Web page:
In the Studio: Rødhåd
Mike Bierbach goes deep on the processes behind his debut LP.
In the Studio: Rødhåd
Mike Bierbach goes deep on the processes behind his debut LP.
Rødhåd is one of the most respected DJs in the global techno scene. The native Berliner has built his reputation over years of playing immersive and dramatic sets at Berghain and around the world. Indeed his own music, as that of his record label and party Dystopian, is distinguished by its powerful darkness and fire. In our previous exchanges, he expressed a desire to complete a full-length and now it’s finally landed, entitled Anxious, a 10-track album out now on Dystopian. To learn more about the processes behind it, Anton Lang headed over to Rødhåd’s gear-heavy Berlin studio.
That October morning in Berlin out east, the fog made the sun a pale circle still climbing in the sky. Down a cobbled street on an industrial lot, a beeping truck reversed from a mechanic’s garage and smoke twisted out of a chimney. There were no other signs of people. The large building of blackened brick appeared and along a wall of posters and graffiti, inside the yard, out of a door came Mike Bierbach—the artist Rødhåd. He was smiling, his copper hair and beard grown long and natural.
Mike had just returned from DJing in Mexico, and in a blue button-down shirt, in slippers, in the wheeled seat at the control console in his studio, surrounded by gear mounted in racks and sunken into panels, warm overhead lamps, and two small windows behind his main monitors letting in cool light, he swept back his hair, ashed his cigarette in a tray, and spoke with eye-contact in his gentle German-accented voice about his music and his processes.
What was the inspiration for the album?
I wanted to make something for an imaginary movie, something cinematic. And I always wanted to work on bigger formats than just EPs; to make something which is more than three or four tracks, to create a vibe, something you can listen to for longer than 20 minutes; and to explore other territories with my music, not only four-four dancefloor techno tracks. An album is the perfect way for me to express myself as an artist.
The name Anxious and the graphics—what is this world?
Anxious reflects what I feel when I see Donald Trump as president, a dictatorship in Turkey, when I see the laws in Germany for surveillance, Google and Facebook collecting your data. It is the time we live in.
My first EP was 1984 and I feel this is becoming more and more reality. And that’s what I’m a bit afraid of. I travel a lot, I see the terror attacks going on, and it’s not that I am on the run, but there is always this feeling in the back of my head that something could happen. And that is promoted by media, a propaganda to keep people in fear, and for installing new rights to watch people.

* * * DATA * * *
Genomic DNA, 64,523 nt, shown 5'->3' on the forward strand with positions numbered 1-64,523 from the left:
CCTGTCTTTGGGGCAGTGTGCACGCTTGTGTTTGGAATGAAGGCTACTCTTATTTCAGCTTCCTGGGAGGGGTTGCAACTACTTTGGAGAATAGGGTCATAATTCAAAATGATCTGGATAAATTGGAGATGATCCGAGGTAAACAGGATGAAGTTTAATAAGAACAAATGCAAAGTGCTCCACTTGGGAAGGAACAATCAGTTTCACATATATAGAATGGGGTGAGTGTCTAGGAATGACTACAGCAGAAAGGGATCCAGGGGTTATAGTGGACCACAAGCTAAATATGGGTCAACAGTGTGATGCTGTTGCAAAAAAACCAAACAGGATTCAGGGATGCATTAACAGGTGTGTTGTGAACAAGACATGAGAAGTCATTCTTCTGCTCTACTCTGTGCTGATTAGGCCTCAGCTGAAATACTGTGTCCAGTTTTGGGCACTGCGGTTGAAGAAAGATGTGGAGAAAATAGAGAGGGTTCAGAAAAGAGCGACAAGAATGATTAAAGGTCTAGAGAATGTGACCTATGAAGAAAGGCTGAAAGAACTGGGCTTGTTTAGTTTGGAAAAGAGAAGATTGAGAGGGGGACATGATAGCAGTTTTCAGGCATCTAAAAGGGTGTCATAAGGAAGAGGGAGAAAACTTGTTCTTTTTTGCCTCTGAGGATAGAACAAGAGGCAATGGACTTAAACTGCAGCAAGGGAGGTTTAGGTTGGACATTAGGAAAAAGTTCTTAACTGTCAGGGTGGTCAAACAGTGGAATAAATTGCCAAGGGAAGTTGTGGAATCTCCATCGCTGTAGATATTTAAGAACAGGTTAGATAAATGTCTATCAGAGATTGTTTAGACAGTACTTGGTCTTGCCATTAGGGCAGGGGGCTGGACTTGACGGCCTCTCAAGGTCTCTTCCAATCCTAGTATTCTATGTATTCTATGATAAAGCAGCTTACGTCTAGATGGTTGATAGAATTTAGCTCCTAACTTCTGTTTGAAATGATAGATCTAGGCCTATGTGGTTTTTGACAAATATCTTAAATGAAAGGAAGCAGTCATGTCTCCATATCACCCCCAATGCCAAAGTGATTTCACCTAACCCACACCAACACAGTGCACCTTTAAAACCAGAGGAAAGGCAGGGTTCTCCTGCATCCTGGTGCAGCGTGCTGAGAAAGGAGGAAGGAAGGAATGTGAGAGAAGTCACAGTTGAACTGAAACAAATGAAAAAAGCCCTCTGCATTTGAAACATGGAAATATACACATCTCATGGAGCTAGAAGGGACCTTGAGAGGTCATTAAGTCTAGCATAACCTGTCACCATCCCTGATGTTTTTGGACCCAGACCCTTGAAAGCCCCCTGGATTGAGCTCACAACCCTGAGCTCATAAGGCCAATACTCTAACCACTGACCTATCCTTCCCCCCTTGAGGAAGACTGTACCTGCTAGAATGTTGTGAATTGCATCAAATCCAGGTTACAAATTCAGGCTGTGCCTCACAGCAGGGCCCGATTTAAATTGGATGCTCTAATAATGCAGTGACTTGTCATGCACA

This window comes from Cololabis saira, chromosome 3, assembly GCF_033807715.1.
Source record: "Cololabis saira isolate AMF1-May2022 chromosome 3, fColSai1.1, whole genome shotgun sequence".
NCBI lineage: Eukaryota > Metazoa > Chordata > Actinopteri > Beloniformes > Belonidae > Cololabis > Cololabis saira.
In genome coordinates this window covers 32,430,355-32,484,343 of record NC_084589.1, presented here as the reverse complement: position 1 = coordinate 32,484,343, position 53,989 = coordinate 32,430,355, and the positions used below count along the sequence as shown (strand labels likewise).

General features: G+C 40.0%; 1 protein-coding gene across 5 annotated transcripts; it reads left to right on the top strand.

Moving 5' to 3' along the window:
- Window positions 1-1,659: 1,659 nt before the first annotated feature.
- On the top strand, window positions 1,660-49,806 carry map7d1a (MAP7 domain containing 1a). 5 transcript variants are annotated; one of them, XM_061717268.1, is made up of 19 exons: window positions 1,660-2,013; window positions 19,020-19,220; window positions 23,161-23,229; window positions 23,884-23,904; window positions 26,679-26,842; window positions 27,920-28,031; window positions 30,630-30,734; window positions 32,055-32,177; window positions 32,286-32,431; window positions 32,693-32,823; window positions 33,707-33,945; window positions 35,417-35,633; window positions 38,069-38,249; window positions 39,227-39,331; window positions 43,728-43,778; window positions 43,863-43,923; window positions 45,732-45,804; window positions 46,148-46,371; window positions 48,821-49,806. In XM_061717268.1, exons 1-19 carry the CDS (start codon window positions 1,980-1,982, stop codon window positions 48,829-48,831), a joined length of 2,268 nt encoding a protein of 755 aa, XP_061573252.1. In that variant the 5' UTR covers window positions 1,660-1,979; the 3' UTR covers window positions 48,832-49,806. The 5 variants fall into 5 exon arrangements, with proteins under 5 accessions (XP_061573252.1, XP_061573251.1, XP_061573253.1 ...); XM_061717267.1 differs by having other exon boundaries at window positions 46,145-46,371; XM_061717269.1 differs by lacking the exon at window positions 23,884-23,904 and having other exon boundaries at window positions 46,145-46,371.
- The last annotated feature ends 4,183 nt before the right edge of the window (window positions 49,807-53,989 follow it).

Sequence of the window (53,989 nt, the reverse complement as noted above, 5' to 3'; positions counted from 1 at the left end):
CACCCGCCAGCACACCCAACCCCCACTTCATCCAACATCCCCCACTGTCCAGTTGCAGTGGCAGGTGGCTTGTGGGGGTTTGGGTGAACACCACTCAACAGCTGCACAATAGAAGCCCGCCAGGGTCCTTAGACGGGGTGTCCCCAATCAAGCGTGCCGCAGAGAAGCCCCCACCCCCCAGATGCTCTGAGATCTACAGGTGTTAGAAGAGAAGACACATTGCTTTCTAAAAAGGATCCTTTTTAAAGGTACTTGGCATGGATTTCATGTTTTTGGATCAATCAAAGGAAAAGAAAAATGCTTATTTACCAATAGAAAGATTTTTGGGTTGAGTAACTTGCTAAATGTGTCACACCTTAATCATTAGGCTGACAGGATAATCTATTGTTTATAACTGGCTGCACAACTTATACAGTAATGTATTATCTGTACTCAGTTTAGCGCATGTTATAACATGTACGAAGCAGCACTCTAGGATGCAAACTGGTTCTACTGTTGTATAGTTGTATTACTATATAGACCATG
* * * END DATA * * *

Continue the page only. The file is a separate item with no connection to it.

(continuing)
Is Anxious a safe place from anxiety?
I am trying to make people sensitive to this problem. I don’t say it’s right or wrong and I don’t give them my opinion. I want people to think about it and make their own opinion.
Where do you see your audience experiencing this album?
I wanted to have it working on the dancefloor, in the car, or at home. The perfect place would be in a club, but not in a party.
Is the dancefloor album problematic?
For some people, they can’t or don’t want to do anything else. I can’t understand why you’d put twelve tracks that sound almost the same on an album. You can just make three EPs because there’s no connection with the tracks. And what I wanted to achieve with the album is different styles of music but with a line through them.
Tell me about this studio.
I got the contract last year. I had three studios before not far from here. They were smaller and not so well treated or nice-looking. I spend a lot of time here so I wanted a nice place. I wanted good sound, and I worked with a sound guy. It took us half a year to get to this point, and another three months to reconnect everything. I’m really happy here. When I want to start I open my Ableton—which I use like a multitrack recorder—and I have a preset for all my MIDI channels and all my audio inputs. All the synths are connected, and it works.
You got very excited just now. What are the things you wanted for this place?
Let’s start with my mixer. It’s the Venice F32. It’s also my sound card. All the synths are connected to my patch bay. I have some things hardwired to the mixer; for example always my drums. My mixer’s stereo channels I use pretty much as return channels because of the way I work with effects; I use chains with delays, reverbs, or sometimes feedback loops. That is more or less my effects matrix.
I have two MIDI interfaces, one for each side of the room. It’s usually quite clean but yesterday I cleaned more so you can see my stomp boxes are tidy. Usually, I have them connected to the patch bay. The Lexicon MX400 and the Ensoniq DP4 are hardwired at the moment, but anything I need I easily connect through the patch bay. I also have all the sends and inserts for the group channels on the patch bay so everything is easily patchable.
You acquired a lot of instruments for a time. Do you feel you have what you need now?